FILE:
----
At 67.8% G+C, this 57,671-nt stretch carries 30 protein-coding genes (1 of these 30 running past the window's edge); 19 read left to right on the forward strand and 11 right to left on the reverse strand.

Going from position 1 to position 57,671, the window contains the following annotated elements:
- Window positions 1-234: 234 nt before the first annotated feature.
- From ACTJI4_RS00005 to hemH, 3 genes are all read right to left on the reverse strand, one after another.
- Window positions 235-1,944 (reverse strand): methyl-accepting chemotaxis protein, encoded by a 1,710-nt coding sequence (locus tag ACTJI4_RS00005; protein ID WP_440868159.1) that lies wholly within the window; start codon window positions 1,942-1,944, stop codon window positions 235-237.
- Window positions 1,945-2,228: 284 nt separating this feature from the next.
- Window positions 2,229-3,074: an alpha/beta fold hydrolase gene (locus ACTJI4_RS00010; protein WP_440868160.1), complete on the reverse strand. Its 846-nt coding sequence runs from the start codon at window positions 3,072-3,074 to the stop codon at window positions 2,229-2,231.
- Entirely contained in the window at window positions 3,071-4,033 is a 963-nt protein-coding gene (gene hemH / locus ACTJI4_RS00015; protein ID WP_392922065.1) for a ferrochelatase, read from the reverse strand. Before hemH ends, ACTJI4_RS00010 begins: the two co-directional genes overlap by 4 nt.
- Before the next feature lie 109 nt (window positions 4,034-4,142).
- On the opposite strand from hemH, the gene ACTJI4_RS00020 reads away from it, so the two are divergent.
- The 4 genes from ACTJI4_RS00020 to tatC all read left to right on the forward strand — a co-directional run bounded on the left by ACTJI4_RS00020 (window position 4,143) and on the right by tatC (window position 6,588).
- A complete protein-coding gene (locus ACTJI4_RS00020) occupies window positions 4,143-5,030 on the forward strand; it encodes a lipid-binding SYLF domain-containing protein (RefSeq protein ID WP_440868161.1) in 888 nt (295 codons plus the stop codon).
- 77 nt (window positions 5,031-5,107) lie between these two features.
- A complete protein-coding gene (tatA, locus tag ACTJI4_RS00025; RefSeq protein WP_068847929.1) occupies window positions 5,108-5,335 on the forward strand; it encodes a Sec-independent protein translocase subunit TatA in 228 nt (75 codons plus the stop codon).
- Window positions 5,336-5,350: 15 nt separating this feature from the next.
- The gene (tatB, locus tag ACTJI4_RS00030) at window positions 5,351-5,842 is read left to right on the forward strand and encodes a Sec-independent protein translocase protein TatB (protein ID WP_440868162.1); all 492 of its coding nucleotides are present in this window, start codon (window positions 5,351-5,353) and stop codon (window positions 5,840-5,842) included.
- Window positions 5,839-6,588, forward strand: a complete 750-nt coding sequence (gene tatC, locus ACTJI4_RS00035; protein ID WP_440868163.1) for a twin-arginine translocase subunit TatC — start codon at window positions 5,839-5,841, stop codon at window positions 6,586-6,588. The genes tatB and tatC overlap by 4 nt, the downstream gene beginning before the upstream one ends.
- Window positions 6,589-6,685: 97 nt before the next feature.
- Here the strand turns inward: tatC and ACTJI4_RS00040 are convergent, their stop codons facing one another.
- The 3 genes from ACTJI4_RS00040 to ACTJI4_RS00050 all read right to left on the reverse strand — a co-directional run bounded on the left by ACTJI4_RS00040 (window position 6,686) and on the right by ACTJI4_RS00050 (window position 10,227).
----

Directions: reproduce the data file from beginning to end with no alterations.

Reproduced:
At 67.8% G+C, this 57,671-nt stretch carries 30 protein-coding genes (1 of these 30 running past the window's edge); 19 read left to right on the forward strand and 11 right to left on the reverse strand.

Going from position 1 to position 57,671, the window contains the following annotated elements:
- Window positions 1-234: 234 nt before the first annotated feature.
- From ACTJI4_RS00005 to hemH, 3 genes are all read right to left on the reverse strand, one after another.
- Window positions 235-1,944 (reverse strand): methyl-accepting chemotaxis protein, encoded by a 1,710-nt coding sequence (locus tag ACTJI4_RS00005; protein ID WP_440868159.1) that lies wholly within the window; start codon window positions 1,942-1,944, stop codon window positions 235-237.
- Window positions 1,945-2,228: 284 nt separating this feature from the next.
- Window positions 2,229-3,074: an alpha/beta fold hydrolase gene (locus ACTJI4_RS00010; protein WP_440868160.1), complete on the reverse strand. Its 846-nt coding sequence runs from the start codon at window positions 3,072-3,074 to the stop codon at window positions 2,229-2,231.
- Entirely contained in the window at window positions 3,071-4,033 is a 963-nt protein-coding gene (gene hemH / locus ACTJI4_RS00015; protein ID WP_392922065.1) for a ferrochelatase, read from the reverse strand. Before hemH ends, ACTJI4_RS00010 begins: the two co-directional genes overlap by 4 nt.
- Before the next feature lie 109 nt (window positions 4,034-4,142).
- On the opposite strand from hemH, the gene ACTJI4_RS00020 reads away from it, so the two are divergent.
- The 4 genes from ACTJI4_RS00020 to tatC all read left to right on the forward strand — a co-directional run bounded on the left by ACTJI4_RS00020 (window position 4,143) and on the right by tatC (window position 6,588).
- A complete protein-coding gene (locus ACTJI4_RS00020) occupies window positions 4,143-5,030 on the forward strand; it encodes a lipid-binding SYLF domain-containing protein (RefSeq protein ID WP_440868161.1) in 888 nt (295 codons plus the stop codon).
- 77 nt (window positions 5,031-5,107) lie between these two features.
- A complete protein-coding gene (tatA, locus tag ACTJI4_RS00025; RefSeq protein WP_068847929.1) occupies window positions 5,108-5,335 on the forward strand; it encodes a Sec-independent protein translocase subunit TatA in 228 nt (75 codons plus the stop codon).
- Window positions 5,336-5,350: 15 nt separating this feature from the next.
- The gene (tatB, locus tag ACTJI4_RS00030) at window positions 5,351-5,842 is read left to right on the forward strand and encodes a Sec-independent protein translocase protein TatB (protein ID WP_440868162.1); all 492 of its coding nucleotides are present in this window, start codon (window positions 5,351-5,353) and stop codon (window positions 5,840-5,842) included.
- Window positions 5,839-6,588, forward strand: a complete 750-nt coding sequence (gene tatC, locus ACTJI4_RS00035; protein ID WP_440868163.1) for a twin-arginine translocase subunit TatC — start codon at window positions 5,839-5,841, stop codon at window positions 6,586-6,588. The genes tatB and tatC overlap by 4 nt, the downstream gene beginning before the upstream one ends.
- Window positions 6,589-6,685: 97 nt before the next feature.
- Here the strand turns inward: tatC and ACTJI4_RS00040 are convergent, their stop codons facing one another.
- The 3 genes from ACTJI4_RS00040 to ACTJI4_RS00050 all read right to left on the reverse strand — a co-directional run bounded on the left by ACTJI4_RS00040 (window position 6,686) and on the right by ACTJI4_RS00050 (window position 10,227).